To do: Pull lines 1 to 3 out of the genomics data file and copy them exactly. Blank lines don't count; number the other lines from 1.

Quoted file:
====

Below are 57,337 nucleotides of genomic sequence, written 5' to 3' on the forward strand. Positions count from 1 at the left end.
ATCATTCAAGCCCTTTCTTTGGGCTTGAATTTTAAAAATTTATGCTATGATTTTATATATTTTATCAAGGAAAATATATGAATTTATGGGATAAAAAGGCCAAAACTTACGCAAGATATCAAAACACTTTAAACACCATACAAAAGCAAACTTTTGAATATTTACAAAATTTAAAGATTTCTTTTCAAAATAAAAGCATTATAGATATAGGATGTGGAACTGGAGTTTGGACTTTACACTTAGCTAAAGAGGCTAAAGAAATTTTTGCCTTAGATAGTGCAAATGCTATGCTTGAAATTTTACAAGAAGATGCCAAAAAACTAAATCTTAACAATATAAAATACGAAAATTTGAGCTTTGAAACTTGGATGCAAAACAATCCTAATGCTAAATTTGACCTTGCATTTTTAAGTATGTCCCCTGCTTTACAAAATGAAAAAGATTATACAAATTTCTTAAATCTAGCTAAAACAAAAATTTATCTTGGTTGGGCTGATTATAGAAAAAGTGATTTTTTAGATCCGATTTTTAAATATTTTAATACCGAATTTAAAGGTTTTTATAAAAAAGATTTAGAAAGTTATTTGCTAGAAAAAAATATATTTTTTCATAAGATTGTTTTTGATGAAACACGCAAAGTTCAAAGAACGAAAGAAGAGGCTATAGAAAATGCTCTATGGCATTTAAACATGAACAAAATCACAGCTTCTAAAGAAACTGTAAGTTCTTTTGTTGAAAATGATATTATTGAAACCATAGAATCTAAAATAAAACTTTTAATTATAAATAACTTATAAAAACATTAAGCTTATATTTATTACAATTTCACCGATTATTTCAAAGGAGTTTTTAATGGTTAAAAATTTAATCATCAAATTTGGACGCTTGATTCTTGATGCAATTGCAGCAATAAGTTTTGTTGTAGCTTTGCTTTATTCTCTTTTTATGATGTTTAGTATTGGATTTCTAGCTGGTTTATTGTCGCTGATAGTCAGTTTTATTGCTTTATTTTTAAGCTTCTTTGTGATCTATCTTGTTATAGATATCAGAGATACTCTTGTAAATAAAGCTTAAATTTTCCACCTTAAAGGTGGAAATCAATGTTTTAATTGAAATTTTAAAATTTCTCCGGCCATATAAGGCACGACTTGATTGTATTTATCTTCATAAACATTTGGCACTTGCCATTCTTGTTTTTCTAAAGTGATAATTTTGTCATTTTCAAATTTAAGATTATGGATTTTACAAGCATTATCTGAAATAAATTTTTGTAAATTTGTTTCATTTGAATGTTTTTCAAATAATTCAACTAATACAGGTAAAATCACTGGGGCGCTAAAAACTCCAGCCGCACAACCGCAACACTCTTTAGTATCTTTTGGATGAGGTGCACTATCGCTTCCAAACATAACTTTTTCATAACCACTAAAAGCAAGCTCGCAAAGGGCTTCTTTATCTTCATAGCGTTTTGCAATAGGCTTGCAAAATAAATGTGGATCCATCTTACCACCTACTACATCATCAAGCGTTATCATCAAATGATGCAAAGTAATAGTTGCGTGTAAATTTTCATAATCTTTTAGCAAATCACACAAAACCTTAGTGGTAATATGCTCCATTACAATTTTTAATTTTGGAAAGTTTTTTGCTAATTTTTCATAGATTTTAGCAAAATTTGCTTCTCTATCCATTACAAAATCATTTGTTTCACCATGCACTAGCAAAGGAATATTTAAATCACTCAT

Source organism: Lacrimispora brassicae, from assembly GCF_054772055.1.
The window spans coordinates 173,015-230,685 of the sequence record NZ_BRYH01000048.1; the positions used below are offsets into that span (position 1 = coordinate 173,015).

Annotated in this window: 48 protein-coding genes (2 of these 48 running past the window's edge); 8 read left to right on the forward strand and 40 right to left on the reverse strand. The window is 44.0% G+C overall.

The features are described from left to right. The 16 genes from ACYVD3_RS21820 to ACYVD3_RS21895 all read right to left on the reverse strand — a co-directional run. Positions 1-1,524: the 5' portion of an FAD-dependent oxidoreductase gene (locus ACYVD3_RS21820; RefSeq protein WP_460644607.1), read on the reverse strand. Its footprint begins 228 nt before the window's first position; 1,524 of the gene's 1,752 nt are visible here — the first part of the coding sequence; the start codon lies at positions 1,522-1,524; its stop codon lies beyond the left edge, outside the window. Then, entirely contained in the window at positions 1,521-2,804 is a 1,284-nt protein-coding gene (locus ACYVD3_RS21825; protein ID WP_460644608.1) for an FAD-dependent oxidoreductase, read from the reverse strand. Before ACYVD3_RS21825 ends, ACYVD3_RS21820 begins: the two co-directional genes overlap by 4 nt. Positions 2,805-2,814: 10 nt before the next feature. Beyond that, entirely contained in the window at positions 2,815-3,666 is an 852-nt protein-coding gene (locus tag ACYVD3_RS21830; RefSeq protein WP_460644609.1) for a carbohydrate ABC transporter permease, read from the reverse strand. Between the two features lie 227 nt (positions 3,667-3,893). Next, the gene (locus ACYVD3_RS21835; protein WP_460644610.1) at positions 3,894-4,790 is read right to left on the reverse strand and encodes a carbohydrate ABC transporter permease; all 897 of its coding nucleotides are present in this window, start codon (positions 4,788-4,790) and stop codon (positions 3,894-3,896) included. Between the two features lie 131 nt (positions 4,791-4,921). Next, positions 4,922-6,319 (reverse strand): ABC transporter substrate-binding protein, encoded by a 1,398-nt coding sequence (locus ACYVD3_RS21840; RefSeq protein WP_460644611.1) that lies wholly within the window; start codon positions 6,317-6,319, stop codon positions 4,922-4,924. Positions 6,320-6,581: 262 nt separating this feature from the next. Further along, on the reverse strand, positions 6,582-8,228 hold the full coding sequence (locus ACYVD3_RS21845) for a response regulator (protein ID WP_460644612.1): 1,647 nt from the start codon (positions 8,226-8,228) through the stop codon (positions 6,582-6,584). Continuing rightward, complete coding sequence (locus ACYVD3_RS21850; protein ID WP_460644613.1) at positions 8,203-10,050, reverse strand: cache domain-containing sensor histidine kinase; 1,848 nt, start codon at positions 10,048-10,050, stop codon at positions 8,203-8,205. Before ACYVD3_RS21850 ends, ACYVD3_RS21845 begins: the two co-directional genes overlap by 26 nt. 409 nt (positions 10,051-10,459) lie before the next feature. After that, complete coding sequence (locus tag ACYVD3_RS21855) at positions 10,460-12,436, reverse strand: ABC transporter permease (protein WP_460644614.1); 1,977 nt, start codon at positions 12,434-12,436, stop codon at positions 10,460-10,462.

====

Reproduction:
Below are 57,337 nucleotides of genomic sequence, written 5' to 3' on the forward strand. Positions count from 1 at the left end.
ATCATTCAAGCCCTTTCTTTGGGCTTGAATTTTAAAAATTTATGCTATGATTTTATATATTTTATCAAGGAAAATATATGAATTTATGGGATAAAAAGGCCAAAACTTACGCAAGATATCAAAACACTTTAAACACCATACAAAAGCAAACTTTTGAATATTTACAAAATTTAAAGATTTCTTTTCAAAATAAAAGCATTATAGATATAGGATGTGGAACTGGAGTTTGGACTTTACACTTAGCTAAAGAGGCTAAAGAAATTTTTGCCTTAGATAGTGCAAATGCTATGCTTGAAATTTTACAAGAAGATGCCAAAAAACTAAATCTTAACAATATAAAATACGAAAATTTGAGCTTTGAAACTTGGATGCAAAACAATCCTAATGCTAAATTTGACCTTGCATTTTTAAGTATGTCCCCTGCTTTACAAAATGAAAAAGATTATACAAATTTCTTAAATCTAGCTAAAACAAAAATTTATCTTGGTTGGGCTGATTATAGAAAAAGTGATTTTTTAGATCCGATTTTTAAATATTTTAATACCGAATTTAAAGGTTTTTATAAAAAAGATTTAGAAAGTTATTTGCTAGAAAAAAATATATTTTTTCATAAGATTGTTTTTGATGAAACACGCAAAGTTCAAAGAACGAAAGAAGAGGCTATAGAAAATGCTCTATGGCATTTAAACATGAACAAAATCACAGCTTCTAAAGAAACTGTAAGTTCTTTTGTTGAAAATGATATTATTGAAACCATAGAATCTAAAATAAAACTTTTAATTATAAATAACTTATAAAAACATTAAGCTTATATTTATTACAATTTCACCGATTATTTCAAAGGAGTTTTTAATGGTTAAAAATTTAATCATCAAATTTGGACGCTTGATTCTTGATGCAATTGCAGCAATAAGTTTTGTTGTAGCTTTGCTTTATTCTCTTTTTATGATGTTTAGTATTGGATTTCTAGCTGGTTTATTGTCGCTGATAGTCAGTTTTATTGCTTTATTTTTAAGCTTCTTTGTGATCTATCTTGTTATAGATATCAGAGATACTCTTGTAAATAAAGCTTAAATTTTCCACCTTAAAGGTGGAAATCAATGTTTTAATTGAAATTTTAAAATTTCTCCGGCCATATAAGGCACGACTTGATTGTATTTATCTTCATAAACATTTGGCACTTGCCATTCTTGTTTTTCTAAAGTGATAATTTTGTCATTTTCAAATTTAAGATTATGGATTTTACAAGCATTATCTGAAATAAATTTTTGTAAATTTGTTTCATTTGAATGTTTTTCAAATAATTCAACTAATACAGGTAAAATCACTGGGGCGCTAAAAACTCCAGCCGCACAACCGCAACACTCTTTAGTATCTTTTGGATGAGGTGCACTATCGCTTCCAAACATAACTTTTTCATAACCACTAAAAGCAAGCTCGCAAAGGGCTTCTTTATCTTCATAGCGTTTTGCAATAGGCTTGCAAAATAAATGTGGATCCATCTTACCACCTACTACATCATCAAGCGTTATCATCAAATGATGCAAAGTAATAGTTGCGTGTAAATTTTCATAATCTTTTAGCAAATCACACAAAACCTTAGTGGTAATATGCTCCATTACAATTTTTAATTTTGGAAAGTTTTTTGCTAATTTTTCATAGATTTTAGCAAAATTTGCTTCTCTATCCATTACAAAATCATTTGTTTCACCATGCACTAGCAAAGGAATATTTAAATCACTCAT

Source organism: Lacrimispora brassicae, from assembly GCF_054772055.1.